How to Discontinue COBRA Benefits

COBRA prevents terminated employees from having a lapse in health insurance.

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If you took advantage of the Consolidated Omnibus Budget Reconciliation Act after quitting or losing your job, you were able to keep your health insurance benefits. Like regular health insurance, COBRA requires monthly premiums to continue coverage. However, if you want to discontinue COBRA benefits because you have a new job that offers health insurance or you cannot keep up with the premiums, there are steps you can take to stop the service.

Step 1

Acquire new health insurance coverage. Whether you are applying for health insurance through a group plan at a new job or individual health insurance, don't terminate your COBRA health insurance until you have an approval date for the new insurance. This ensures that you don't have a lapse in health insurance.

Step 2

Write a letter to the plan administrator of your previous health insurance to advise him of your intent to discontinue your COBRA benefits. If applicable, you can contact the human resources manager at your previous job for the plan administrator's information. You can also find the plan administrator's information on the COBRA paperwork you initially received when you started coverage. You will receive a letter from the plan administrator and/or your previous employer verifying the termination of your COBRA benefits.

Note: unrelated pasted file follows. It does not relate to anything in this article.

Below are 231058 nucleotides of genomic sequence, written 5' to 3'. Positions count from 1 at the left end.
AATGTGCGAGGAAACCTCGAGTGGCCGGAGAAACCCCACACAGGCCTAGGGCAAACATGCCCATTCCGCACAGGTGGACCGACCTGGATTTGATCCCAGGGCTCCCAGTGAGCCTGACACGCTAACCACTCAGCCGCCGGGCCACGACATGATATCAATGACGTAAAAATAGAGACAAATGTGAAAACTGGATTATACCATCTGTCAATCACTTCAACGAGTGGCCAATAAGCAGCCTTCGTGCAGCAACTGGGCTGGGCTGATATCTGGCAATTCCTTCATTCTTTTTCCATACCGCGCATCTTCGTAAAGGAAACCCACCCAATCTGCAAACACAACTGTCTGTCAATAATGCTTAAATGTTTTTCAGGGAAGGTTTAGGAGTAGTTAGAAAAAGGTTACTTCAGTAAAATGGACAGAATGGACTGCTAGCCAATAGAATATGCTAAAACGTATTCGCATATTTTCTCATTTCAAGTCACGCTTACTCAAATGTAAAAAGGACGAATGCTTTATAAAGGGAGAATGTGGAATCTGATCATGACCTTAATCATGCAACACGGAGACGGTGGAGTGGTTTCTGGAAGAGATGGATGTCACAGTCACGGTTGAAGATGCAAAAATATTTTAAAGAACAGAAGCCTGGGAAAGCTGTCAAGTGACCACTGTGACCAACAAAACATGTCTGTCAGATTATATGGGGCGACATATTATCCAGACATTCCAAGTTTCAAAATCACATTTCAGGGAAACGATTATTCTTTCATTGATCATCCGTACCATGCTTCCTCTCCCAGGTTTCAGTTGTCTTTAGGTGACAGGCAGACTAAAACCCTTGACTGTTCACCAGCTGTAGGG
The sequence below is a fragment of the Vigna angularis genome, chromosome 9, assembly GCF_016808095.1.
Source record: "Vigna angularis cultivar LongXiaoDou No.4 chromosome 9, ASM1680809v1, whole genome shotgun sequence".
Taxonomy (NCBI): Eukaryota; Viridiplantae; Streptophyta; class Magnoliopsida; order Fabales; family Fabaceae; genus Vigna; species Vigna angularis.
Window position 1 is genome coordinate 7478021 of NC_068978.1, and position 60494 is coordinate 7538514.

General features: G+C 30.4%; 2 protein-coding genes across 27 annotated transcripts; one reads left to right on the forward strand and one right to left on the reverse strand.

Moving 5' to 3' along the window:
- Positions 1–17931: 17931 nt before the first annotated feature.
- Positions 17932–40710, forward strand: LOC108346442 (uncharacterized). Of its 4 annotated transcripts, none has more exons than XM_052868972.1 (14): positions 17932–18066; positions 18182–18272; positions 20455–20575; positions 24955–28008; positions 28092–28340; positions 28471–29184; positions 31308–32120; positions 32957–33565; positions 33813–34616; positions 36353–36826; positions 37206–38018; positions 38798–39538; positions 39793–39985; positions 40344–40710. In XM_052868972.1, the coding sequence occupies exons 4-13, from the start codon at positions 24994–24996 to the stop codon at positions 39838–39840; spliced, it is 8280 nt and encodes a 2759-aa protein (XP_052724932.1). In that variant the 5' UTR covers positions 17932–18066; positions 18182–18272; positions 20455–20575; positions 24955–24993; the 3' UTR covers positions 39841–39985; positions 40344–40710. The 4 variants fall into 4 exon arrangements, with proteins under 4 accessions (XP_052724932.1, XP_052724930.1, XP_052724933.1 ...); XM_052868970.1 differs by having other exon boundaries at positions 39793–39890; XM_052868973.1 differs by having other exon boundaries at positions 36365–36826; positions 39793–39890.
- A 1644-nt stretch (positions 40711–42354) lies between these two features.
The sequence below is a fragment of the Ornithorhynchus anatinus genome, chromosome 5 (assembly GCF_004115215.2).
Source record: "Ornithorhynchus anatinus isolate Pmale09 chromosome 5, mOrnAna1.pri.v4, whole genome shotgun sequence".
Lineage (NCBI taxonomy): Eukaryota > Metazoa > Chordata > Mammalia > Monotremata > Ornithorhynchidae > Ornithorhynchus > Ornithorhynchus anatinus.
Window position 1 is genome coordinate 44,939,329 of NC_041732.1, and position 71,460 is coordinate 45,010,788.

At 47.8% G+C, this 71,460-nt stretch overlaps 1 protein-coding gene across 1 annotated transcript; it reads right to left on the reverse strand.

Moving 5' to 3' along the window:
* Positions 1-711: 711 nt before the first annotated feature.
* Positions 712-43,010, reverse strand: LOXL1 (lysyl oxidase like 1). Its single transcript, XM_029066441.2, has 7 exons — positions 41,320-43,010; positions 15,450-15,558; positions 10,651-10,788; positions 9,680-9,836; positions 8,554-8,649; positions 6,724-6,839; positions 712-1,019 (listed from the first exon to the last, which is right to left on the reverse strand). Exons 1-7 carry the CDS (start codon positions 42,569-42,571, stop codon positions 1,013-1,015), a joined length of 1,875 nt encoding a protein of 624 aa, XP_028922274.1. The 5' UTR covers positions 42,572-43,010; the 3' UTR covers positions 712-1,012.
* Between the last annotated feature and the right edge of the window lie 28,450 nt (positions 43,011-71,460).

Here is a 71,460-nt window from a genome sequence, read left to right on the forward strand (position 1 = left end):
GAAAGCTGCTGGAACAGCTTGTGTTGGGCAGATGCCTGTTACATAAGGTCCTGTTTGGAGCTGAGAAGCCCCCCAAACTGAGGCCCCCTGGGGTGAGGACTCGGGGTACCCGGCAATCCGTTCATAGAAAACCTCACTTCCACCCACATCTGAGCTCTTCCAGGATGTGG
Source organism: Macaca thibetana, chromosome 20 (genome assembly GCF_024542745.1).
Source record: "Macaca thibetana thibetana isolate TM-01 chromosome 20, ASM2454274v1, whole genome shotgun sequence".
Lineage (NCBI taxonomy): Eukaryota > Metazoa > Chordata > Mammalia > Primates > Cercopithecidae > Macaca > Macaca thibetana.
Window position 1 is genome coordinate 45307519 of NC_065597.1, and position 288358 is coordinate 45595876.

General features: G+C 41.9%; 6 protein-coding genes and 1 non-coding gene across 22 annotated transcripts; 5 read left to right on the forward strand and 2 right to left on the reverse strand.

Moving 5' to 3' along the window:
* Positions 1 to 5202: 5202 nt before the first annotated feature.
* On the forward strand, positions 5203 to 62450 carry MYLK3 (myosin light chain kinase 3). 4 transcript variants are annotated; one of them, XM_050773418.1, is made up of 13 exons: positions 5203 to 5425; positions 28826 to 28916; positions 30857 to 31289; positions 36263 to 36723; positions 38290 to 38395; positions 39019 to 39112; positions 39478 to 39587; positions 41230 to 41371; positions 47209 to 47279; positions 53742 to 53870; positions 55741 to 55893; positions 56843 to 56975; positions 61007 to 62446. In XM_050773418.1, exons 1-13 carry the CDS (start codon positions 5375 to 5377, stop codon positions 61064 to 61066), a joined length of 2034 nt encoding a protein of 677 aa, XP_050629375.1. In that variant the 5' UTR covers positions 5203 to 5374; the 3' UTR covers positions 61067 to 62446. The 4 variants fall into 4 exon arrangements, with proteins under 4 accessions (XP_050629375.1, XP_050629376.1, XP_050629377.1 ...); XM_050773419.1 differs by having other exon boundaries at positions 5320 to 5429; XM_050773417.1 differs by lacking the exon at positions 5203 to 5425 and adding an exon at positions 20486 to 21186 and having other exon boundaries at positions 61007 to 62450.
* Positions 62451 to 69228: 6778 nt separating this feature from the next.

Step 3

Stop paying the premium for your COBRA benefits. Failing to pay the premium in a timely manner will cancel the benefits. You will be notified when your COBRA benefits are discontinued because of non-payment in the mail.

Step 4

Acquire Medicare benefits. If you become eligible for Medicare after you are already receiving COBRA benefits, your COBRA benefits will automatically discontinue. However, this does not apply if your Medicare benefits started before your COBRA benefits. You can apply for Medicare when you become eligible, such as attaining the age of 65. Applications are accepted at any Social Security Office, by mail, phone or using the Social Security website. Your W-2 form from the previous year and proof of U.S. citizenship are examples of documents you need to complete the application.